[Date Prev][Date Next][Thread Prev][Thread Next][Date Index][Thread Index]

Re: [xmca] RE: the wacky world of indexing (Vygotsky's views on PLAY and development)

I see. And, as you Peter certainly understand, Hedegaard does refer to the text of Vygotsky's 1933 presentation.

For some, I guess, it might be interesting and instructive to compare Hedegaard's rendition of Vygotsky with both 1967/1977 (Mulholland) and 

1978 (Mind in Society) versions of translation in order to determine where exactly several flaws and imprecisions

in her formulations on pp. 260-261 come from--either from the hypothetical deficiencies of the 1978 Mind in Society "reconstruction" or

they can be found in her discourse only and are, thus, the invention of her own.

Not sure, though, what the purpose of such comparative analysis of Hedegaard and Vygotsky would be, and if it would appear of much value as such, 
as long as the original Vygotsky's text is available out there. For those who missed the beginning of this conversation, the text in question is available here:


 From: Peter Smagorinsky <smago@uga.edu>
To: Anton Yasnitsky <the_yasya@yahoo.com> 
Sent: Monday, May 21, 2012 3:53:49 PM
Subject: RE: [xmca] RE: the wacky world of indexing (Vygotsky's views on PLAY and development)

Thanks Anton. Here’s the section I must have referenced (pp. 260-1):
play as experimentation with rules and models
Vygotsky points out that the features of human perception of real objects
are not only colors and shapes, but also meaning. He expresses this in a
ratio where the object is the numerator and the meaning is the denominator
(object/meaning). This ratio symbolizes the idea that all human
perception is made up of generalized rather than isolated instances of perception.
The object dominates the meaning, but what Vygotsky points
out is that in a child’s play this ratio can be inverted and the meaning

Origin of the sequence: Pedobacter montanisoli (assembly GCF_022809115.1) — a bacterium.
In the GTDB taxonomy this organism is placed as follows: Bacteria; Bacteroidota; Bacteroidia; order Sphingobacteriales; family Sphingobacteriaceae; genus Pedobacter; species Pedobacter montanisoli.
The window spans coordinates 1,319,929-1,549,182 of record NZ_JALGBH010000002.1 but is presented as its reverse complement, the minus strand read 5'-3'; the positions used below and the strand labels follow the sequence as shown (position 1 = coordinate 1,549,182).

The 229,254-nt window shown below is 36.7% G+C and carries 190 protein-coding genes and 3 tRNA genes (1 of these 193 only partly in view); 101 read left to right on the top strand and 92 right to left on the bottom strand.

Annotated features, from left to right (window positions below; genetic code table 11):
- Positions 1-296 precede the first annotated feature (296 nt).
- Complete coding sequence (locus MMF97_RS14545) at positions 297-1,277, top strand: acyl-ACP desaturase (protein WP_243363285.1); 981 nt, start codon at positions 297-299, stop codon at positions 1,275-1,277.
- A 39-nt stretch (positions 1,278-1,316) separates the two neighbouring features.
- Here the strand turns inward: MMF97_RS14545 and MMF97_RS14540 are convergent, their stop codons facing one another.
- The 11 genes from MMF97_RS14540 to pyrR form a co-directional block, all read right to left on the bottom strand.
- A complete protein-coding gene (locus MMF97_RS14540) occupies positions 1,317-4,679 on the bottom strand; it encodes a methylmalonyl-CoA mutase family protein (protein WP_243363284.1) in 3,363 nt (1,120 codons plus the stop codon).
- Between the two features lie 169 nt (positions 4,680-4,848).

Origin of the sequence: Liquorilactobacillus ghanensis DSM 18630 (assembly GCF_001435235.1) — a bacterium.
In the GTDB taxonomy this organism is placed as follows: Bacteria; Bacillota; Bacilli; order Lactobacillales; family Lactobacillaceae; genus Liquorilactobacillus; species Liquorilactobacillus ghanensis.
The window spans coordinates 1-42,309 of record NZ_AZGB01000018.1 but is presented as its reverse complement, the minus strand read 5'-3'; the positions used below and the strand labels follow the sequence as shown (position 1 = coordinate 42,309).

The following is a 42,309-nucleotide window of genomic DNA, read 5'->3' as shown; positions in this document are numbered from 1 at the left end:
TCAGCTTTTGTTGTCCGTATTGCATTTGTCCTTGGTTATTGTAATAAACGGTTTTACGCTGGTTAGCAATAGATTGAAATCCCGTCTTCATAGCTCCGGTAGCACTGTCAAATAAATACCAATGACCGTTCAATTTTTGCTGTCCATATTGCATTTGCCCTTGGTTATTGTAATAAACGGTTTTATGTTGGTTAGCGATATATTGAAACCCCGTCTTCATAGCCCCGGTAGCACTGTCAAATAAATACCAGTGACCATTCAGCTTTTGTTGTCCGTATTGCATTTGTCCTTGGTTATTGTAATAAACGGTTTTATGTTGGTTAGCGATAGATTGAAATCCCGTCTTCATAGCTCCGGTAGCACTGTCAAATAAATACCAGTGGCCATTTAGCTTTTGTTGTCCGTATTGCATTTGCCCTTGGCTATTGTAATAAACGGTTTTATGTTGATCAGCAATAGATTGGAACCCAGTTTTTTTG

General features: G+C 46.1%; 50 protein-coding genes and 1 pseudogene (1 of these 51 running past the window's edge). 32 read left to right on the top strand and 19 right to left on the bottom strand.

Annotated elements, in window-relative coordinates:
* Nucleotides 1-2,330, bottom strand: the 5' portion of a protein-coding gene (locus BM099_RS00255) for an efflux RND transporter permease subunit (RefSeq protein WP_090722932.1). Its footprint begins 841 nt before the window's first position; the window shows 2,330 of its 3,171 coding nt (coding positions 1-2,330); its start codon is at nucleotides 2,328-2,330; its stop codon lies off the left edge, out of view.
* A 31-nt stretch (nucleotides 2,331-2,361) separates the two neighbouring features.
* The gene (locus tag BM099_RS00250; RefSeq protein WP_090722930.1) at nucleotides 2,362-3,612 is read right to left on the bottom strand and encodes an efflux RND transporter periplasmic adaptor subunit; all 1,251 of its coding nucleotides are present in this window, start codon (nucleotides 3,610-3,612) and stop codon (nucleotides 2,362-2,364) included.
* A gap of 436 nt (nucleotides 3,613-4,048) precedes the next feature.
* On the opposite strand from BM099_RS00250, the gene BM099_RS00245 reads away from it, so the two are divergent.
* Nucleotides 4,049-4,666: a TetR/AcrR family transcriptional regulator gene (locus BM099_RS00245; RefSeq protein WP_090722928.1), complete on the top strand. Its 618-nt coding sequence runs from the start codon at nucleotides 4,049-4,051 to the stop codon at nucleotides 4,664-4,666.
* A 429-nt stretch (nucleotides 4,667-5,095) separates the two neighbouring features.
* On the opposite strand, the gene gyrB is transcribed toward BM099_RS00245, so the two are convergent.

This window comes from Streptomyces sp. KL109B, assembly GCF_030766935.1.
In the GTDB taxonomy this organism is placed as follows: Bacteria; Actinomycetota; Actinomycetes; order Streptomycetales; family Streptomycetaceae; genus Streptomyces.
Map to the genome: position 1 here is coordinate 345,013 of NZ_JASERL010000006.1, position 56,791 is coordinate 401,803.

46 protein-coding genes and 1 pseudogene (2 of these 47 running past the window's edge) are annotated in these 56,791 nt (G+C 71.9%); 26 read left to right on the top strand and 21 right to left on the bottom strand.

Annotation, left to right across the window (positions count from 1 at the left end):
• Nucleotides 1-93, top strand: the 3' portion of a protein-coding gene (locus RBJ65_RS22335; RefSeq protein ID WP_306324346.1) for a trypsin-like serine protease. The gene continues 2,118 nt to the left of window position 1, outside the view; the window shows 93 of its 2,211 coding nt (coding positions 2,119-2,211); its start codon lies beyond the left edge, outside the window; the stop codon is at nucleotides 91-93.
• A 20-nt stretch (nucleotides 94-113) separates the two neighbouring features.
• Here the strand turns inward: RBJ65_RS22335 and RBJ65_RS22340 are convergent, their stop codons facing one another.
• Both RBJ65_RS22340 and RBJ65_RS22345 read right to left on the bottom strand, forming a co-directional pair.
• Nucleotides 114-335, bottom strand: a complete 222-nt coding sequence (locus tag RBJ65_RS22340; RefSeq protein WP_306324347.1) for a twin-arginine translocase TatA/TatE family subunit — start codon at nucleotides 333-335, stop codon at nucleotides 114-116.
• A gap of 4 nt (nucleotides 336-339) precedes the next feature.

can dominate the object, for example, when a stick can be a horse or a
gun. In play, the child can operate with meanings detached from their
usual objects and actions. For the small child, there is some constraint on
what can function as the meaning of an object. Vygotsky characterizes
this reversal of the ratio between object and meaning as an intermediate
stage between early childhood and the adult’s competence with meaning.
For the adult, meaning can come to dominate thoughts totally free
of real situations. Vygotsky says that:
A divergence between the field of meaning and vision first occurs at
preschool age. In play thought is separated from objects, and action arises
from the ideas rather than from things: a piece of wood begins to be a
doll and a stick becomes a horse. Action according to rules begins to be
determined by ideas and not by objects themselves. This is such a reversal
of the child’s relation to the real immediate, concrete situation that it is
hard to underestimate its full significance. (Vygotsky, 1978, p. 97)
In the same way as the object-meaning ratio, Vygotsky notes that the
action-meaning ratio can be reversed in play. Vygotsky points out that,
when action becomes separated from meaning in play, the rules become
very explicit in play. “Thus the essential attribute of play is a rule that
has become a desire. Spinoza’s notion of ‘an idea which has become a
desire, a concept which has turned into a passion’ finds its prototype in
play, which is the realm of spontaneity and freedom” (Vygotsky, 1978,
p. 99). The children can play the persons that do activities that they
want to do or change, for example, bus driver or doctor. In addition,
play enriches the child’s everyday activity through developing the child’s
concepts and motives.
Combining Wartofsky’s ideas of tertiary artifacts with Vygotsky’s theory
play can be seen as a step toward mastering tertiary artifacts, that is,
where children can experiment with the meaning in an imagined world
such as role-play. For preschool children, experimentation with objects